Every Sunday, Gill delves into his archive of over 800 movie reviews and randomly selects three for your enjoyment! Here are this week’s…
Director Paul Greengrass is known for his trademark erratic, shakey camera work, so it’s only natural that sooner or later he would get the bright idea to set one of his films on the shakey, turbulent ocean. Greengrass’s shakey camera feels perfectly natural in Captain Phillips, and now that the director has found his element (water, hehe), he delivers what it undoubtedly his best film to date. Captain Phillips is an exercise in tension, as the movie gets off to a fast start and doesn’t let up until minutes before the credits roll. Tom Hanks delivers a great performance in the titular role, though his accent does get a little funny at times, but the real star of this movie is newcomer Barkhad Abdi as Muse, the leader of the Somali pirates who serve as antagonists. Abdi delivers a chilling performance while also managing to give pathos to what could otherwise have been a one-note villain. It may not be a complex movie, but overall, Captin Phillips is a gripping thriller with excellent acting and good direction.
4 out of 5
By the time I watched You’re Next, the film had already developed a reputation as this small-scale but surprisingly good home invasion film, and perhaps these expectations did not work in the movie’s favour, because while I found the second half of You’re Next to be scary, darkly funny and oftentimes quite original, the first half is filled to the brim with rather stilted, sub-par acting. This is a short movie, and as such I feel that the payoff of sticking with the film through the clunky scenes early on is well worth it, but this will never win any awards for its performances. Once the film picks up the pace, however, it turns into a very fun horror movie from the old school, and I actually found myself reminded of the original Last House on the Left with regards to how You’re Next blended comedy and gory jump scares. In the end, it’s only just a cut above most horror movies, but the original ideas on display here are good enough that I’m looking forward to seeing what these filmmakers do next.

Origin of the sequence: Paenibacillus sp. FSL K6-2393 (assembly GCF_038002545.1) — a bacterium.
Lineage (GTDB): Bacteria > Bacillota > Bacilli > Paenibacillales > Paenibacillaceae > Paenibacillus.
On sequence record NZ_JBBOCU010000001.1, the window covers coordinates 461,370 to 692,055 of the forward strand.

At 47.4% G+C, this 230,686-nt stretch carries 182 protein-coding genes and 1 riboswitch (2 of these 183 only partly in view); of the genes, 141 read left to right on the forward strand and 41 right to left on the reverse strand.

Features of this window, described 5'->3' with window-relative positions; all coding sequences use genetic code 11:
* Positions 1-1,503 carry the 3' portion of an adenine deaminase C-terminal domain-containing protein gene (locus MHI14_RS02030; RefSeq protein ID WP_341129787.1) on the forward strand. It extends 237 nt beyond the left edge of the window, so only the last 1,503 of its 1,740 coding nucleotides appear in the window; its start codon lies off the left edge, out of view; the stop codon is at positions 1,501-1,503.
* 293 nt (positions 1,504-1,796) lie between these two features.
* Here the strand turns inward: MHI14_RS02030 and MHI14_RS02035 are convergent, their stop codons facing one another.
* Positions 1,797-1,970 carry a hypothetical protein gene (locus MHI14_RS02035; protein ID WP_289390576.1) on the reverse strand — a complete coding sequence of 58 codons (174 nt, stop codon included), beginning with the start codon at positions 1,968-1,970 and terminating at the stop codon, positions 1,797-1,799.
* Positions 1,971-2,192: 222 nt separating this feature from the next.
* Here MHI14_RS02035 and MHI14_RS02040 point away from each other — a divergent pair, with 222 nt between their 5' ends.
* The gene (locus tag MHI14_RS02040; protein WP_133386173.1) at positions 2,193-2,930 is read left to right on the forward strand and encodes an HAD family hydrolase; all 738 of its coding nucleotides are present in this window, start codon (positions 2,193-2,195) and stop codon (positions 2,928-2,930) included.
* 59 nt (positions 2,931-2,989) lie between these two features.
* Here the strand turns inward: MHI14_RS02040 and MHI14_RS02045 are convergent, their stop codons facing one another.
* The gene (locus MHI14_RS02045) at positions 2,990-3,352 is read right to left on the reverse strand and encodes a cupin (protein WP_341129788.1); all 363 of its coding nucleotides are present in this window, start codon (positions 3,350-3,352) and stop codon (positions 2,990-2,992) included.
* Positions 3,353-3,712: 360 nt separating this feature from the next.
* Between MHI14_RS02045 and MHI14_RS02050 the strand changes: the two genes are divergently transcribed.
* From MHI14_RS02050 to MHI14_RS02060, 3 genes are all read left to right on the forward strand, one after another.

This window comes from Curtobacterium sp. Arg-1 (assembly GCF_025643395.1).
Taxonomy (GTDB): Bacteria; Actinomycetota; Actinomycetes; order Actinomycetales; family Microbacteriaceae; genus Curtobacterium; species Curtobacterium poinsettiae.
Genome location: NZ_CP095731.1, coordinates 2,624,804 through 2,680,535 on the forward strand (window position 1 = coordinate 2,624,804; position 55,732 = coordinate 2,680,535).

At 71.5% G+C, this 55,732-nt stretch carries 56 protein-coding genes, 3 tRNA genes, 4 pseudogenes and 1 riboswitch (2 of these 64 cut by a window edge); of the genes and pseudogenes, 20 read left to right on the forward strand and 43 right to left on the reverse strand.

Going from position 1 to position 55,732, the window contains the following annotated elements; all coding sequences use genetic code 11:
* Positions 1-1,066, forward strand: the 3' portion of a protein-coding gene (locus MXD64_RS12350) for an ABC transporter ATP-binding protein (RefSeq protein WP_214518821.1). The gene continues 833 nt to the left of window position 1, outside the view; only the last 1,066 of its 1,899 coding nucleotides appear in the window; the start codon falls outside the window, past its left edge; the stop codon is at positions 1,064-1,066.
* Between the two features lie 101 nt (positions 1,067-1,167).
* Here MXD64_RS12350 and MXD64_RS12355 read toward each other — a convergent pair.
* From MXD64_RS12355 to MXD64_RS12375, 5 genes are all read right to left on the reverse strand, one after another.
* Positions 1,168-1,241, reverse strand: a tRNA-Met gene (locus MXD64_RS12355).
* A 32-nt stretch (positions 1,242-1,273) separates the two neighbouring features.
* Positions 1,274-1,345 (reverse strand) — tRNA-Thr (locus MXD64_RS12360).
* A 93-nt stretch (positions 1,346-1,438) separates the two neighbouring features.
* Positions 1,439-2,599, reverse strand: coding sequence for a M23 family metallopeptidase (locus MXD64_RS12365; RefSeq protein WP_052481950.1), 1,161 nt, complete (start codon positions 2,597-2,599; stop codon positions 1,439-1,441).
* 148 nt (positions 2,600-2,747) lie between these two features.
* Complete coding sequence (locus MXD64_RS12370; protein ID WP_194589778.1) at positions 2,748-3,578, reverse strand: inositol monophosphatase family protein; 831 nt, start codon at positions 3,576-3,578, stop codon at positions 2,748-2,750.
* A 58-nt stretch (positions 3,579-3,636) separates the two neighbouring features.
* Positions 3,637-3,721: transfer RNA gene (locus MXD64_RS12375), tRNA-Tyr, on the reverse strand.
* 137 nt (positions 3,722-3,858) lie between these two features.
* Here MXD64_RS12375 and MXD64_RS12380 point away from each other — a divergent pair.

3 out of 5
Inside Llewyn Davis
The Coen Bros. continue to maintain an incredibly high standard of quality in their filmography with Inside Llewyn Davis – a portrait of a struggling folk musician trying to make a name for himself in New York during the 1960s. Oscar Isaac gives a tour de force performance in the lead role, making Llewyn both sympathetic but also occasionally unlikeable, and he succeeds in conveying the frustration of an artist who knows he is good but can’t get anyone else to recognize his talent. But it’s the song performances where Isaac really shines, for his voice and skill with the guitar combine with his acting to create a character who we believe completely to be real. Additionally, the supporting cast is filled with similarly great performances, with the likes of Carey Mulligan, John Goodman, F. Murray Abraham, and even Justin Timberlake all putting in memorable turns. Inside Llewyn Davis may not be the most upbeat movie, but it manages to evoke a kind of bittersweet hope that feels familiar within the Coens’ larger body of work. With a top notch script brimming with subtext and metatext, and a soundtrack you’ll be humming for days, Inside Llewyn Davis is undoubtedly my favourite film of 2013.
5 out of 5
See you next Sunday for three more thrilling short reviews!